In a recent paper, Robert Bradbury, Milan Ćirković (Astronomical Observatory, Belgrade) and George Dvorsky (Institute for Ethics and Emerging Technologies) consider whether intergalactic SETI may be an example of what they call a ‘Dysonian’ approach to SETI, one that is a ‘middle ground’ between the traditional radio-centric view (with contact implications) and the hostile reaction of SETI detractors who see no value in the enterprise whatsoever and think the money better spent elsewhere. The nod to Freeman Dyson is based on the latter’s conjecture that a truly developed society would surmount the limits of planetary living space and energy by building a Dyson shell, capturing most or all of the energy from the star near which it lived.
A Dyson sphere immediately changes the terms of SETI because it is in principle detectable, but unlike nearby radio signals (either from a beacon or as unintentional ‘leakage’ from a civilization’s activities), a Dyson shell might be spotted at great astronomical distances through its infrared signature. Carl Sagan was one of the first to pick up on the idea and ponder its implications. Dyson was much in favor of attacking the question in a disciplined way, using our astronomical tools, as he once wrote, “…to transpose the dreams of a frustrated engineer into a framework of respectable astronomy.” And here again, we have seen attempts, especially by the aforementioned Richard Carrigan, to study infrared data for signs of such Dyson constructs.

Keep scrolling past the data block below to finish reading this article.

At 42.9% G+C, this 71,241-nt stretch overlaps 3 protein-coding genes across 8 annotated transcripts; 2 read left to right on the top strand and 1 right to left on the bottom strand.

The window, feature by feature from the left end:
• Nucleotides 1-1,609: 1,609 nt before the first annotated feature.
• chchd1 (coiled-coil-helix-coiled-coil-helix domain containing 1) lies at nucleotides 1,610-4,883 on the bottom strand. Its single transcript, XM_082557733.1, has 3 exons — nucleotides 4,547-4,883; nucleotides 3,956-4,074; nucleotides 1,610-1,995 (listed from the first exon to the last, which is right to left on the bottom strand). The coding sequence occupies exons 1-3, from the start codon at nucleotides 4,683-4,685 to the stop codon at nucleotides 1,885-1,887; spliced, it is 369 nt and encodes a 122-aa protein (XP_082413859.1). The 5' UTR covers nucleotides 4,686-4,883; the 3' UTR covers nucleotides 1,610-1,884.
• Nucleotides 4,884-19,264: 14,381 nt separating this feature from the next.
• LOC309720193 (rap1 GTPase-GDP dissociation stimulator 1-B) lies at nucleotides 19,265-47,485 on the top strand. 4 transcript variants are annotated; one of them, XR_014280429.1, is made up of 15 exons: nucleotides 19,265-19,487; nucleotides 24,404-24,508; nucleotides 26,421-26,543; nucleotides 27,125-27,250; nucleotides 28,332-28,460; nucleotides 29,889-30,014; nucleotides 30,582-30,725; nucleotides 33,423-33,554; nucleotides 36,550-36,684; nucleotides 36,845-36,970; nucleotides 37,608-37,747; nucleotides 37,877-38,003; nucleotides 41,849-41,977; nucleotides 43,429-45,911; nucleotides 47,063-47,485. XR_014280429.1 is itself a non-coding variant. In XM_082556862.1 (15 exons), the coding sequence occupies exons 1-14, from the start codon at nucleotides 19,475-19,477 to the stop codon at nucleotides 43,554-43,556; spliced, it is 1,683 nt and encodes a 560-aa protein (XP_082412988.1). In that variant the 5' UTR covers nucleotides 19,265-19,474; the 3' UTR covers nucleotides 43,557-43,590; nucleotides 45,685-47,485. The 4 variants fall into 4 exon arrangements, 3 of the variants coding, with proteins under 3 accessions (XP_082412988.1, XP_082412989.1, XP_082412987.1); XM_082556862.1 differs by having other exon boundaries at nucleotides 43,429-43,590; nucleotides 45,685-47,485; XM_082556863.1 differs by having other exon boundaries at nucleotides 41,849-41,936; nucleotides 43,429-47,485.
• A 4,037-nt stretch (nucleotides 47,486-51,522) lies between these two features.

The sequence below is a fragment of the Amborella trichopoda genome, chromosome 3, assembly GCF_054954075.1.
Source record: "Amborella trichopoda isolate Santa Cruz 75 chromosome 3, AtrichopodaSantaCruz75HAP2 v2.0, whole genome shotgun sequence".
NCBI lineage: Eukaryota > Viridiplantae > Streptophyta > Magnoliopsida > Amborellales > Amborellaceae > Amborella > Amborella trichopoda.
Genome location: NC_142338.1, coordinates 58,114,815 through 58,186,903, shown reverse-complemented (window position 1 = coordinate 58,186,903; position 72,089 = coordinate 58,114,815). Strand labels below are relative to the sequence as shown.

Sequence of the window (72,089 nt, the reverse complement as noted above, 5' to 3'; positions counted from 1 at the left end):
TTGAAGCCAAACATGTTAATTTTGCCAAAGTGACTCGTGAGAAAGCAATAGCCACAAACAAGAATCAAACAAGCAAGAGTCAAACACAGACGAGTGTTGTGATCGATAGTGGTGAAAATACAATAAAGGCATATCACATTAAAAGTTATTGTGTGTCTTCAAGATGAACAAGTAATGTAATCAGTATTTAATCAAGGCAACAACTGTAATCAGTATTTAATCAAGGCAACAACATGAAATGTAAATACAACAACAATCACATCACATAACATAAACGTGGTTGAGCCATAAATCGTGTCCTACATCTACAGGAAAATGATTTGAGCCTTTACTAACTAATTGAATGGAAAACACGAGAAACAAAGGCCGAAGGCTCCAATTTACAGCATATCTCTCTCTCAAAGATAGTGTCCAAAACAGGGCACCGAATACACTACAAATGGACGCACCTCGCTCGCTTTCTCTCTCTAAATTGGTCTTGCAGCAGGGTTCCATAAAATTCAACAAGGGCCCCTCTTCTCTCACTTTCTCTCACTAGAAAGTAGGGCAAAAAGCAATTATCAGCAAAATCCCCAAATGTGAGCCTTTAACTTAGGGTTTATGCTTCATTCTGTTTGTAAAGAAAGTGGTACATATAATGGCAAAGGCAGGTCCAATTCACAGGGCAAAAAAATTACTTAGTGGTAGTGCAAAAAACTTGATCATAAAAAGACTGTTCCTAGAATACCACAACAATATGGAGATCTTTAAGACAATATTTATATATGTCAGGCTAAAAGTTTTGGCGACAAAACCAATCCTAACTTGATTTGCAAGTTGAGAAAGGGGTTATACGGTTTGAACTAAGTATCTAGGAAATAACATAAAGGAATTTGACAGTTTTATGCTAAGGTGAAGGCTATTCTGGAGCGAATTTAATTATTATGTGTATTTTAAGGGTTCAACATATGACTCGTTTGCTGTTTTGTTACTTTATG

The new direction in SETI that the three authors of the new paper champion is one that employs a broader set of tools. Rather than limiting itself to radio dishes or dedicated optical facilities, it broadens our workspace for extraterrestrial civilizations to include astronomical data that can be gathered in tandem with other research projects, scanning a far wider and deeper field. In the authors’ view, Dysonian SETI also takes into account new developments in astrobiology and even extends into computer science and the possibility of post-biological intelligence. They advocate a Dysonian SETI drawing on four basic strategies to supplement older methods:
The expansion of SETI into these areas would not replace ongoing SETI methods but would significantly expand the overall process in line with the great goal of learning whether other intelligent beings share the galaxy and the nearby universe with us. The paper offers more fruitful speculation than I can fit into a single entry, so we’ll be looking at these ideas over the course of the next few days. If there really is a Great Silence, to use David Brin’s phrase, these authors argue it’s one that we can only ponder usefully if we broaden our search toward the potentially observable achievements of cultures far more advanced than our own. That study has only recently begun.
- The search for technological products, artifacts, and signatures of advanced technological civilizations.
- The study of postbiological and artificially super-intelligent evolutionary trajectories, as well as other relevant fields of future studies.
- The expansion of admissible SETI target spectrum.
- The achievement of tighter interdisciplinary contact with related astrobiological subfields (studies of Galactic habitability, biogenesis, etc.) as well as related magisteria (computer science, artificial life, evolutionary biology, philosophy of mind, etc.)
January 24, 2012
Centauri Dreams: Rethinking SETI's Targets
write-up and summary of our recent Dysonian SETI paper by Paul Gilster over at Centauri Dreams. Excerpt:
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